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Dr. Shannon Orr, political science, will explore some of the questions recently touched upon in director Ken Burns’ series on America’s national parks in a talk on “Cultural Meaning and Wilderness: Re-Envisioning Protected Land.”


Shannon Orr

Orr’s lecture, at 2:30 pm. Thursday (Oct. 15) in 207 Bowen-Thompson Student Union, will examine how conflict between multiple cultural groups over the meaning or significance of protected areas such as national parks threatens the sustainability of those protected areas. Her talk, which is free and open to the public, is part of the Artists and Scholars in Residence Series, organized and operated by the campus Institute for Culture and Society.

Through her discussion of how values and meanings are socially created and contested around national parks, Orr draws our attention to environmental management systems. She explores how we can better address the inevitable social/cultural conflicts of meaning about wilderness and protection instead of relying on traditional bureaucratic decision making.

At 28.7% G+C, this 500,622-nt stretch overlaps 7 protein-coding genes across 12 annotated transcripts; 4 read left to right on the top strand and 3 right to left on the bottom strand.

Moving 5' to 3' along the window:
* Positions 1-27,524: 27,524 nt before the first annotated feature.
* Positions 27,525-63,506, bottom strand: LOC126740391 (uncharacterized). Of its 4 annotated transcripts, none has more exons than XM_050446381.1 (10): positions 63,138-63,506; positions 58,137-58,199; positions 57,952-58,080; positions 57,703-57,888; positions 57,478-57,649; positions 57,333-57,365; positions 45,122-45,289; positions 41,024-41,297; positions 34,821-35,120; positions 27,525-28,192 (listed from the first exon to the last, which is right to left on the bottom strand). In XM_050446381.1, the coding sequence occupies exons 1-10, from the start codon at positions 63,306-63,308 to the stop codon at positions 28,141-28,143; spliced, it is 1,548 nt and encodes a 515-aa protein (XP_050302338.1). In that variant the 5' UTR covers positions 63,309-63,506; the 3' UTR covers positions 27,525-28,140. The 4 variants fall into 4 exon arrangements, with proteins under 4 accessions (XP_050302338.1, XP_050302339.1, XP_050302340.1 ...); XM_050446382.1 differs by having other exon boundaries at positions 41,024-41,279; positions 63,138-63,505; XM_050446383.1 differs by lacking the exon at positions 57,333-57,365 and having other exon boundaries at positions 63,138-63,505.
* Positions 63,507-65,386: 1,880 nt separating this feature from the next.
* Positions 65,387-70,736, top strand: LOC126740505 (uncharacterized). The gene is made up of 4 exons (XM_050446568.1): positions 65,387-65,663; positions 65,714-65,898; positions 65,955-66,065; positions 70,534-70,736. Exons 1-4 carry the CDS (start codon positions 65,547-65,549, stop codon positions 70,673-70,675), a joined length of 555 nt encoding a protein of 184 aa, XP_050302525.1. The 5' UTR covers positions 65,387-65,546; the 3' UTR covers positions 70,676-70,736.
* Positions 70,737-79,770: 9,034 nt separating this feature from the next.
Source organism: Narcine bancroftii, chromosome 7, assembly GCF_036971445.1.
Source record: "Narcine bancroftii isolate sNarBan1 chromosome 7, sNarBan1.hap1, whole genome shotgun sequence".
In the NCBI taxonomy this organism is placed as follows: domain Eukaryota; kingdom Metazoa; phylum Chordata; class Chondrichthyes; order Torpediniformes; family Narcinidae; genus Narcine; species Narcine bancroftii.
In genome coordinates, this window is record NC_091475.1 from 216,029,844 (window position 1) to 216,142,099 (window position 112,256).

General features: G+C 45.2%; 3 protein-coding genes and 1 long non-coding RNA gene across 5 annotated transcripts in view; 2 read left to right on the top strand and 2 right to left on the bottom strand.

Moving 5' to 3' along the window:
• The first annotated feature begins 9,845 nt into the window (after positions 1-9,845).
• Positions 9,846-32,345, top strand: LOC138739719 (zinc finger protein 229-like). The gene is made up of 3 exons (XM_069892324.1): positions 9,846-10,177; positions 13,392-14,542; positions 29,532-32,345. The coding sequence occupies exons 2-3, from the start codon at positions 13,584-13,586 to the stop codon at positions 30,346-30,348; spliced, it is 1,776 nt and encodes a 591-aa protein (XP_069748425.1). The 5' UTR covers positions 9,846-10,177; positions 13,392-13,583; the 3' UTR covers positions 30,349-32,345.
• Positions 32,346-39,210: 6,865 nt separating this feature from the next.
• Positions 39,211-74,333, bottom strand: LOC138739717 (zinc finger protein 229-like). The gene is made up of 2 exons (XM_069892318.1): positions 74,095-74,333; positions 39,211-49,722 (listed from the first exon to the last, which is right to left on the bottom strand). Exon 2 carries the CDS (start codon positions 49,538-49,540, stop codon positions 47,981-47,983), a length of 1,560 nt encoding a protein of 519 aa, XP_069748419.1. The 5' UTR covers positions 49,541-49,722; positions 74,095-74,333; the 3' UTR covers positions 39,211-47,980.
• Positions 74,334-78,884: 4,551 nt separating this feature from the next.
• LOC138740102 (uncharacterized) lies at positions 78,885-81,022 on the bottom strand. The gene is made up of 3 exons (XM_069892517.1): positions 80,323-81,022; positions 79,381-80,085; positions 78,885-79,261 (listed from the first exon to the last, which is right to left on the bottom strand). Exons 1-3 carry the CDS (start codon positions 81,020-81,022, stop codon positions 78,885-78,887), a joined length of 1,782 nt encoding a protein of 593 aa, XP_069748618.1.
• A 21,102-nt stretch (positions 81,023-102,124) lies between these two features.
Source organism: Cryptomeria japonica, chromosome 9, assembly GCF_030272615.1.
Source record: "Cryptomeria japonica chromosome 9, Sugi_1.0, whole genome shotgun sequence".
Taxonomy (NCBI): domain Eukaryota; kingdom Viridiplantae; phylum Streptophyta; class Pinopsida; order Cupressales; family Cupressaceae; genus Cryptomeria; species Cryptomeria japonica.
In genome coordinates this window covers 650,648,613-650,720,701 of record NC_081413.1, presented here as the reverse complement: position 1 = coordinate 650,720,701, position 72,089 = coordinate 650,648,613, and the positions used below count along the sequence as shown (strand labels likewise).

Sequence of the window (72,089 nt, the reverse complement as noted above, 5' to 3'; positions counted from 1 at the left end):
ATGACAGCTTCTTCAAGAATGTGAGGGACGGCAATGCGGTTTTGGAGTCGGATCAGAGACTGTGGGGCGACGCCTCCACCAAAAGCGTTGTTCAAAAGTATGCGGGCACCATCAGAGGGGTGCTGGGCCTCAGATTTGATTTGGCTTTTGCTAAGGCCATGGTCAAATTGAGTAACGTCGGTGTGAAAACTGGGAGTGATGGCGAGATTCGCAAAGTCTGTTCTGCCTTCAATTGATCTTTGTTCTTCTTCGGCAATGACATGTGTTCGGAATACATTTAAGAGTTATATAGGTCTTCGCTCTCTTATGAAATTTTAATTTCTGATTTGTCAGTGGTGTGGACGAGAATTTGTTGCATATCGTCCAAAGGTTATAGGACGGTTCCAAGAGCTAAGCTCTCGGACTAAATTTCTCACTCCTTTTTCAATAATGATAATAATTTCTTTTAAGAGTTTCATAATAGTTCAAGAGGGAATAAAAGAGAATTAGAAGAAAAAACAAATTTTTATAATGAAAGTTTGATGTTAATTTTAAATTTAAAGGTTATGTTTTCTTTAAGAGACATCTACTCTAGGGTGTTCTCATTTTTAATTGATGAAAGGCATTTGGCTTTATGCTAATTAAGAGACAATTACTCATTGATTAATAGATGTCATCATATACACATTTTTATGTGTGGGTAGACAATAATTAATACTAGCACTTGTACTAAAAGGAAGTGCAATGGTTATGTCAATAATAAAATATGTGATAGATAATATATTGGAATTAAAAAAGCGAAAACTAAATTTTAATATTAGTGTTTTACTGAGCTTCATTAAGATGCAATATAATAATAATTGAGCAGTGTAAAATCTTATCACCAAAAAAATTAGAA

Using case studies of Canada’s Banff National Park, South Africa’s Kruger National Park and Colombia’s Macarena National Park, Orr will offer a larger portrait of how environmental management systems work and how our sense of what parks are for affects these systems.

Her teaching and research interests focus on the tension between competing interests and constructions of problems in the field of public policy, in particular climate change and national parks. She has published widely, including essays in PS: Political Science and Politics, the International Journal of Politics and Ethics, and the American Review of Politics. Currently a Fellow at ICS, she is developing her research on “Cultural Meaning and Wilderness Re-Envisioning Protected Land.”


 
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October 12, 2009

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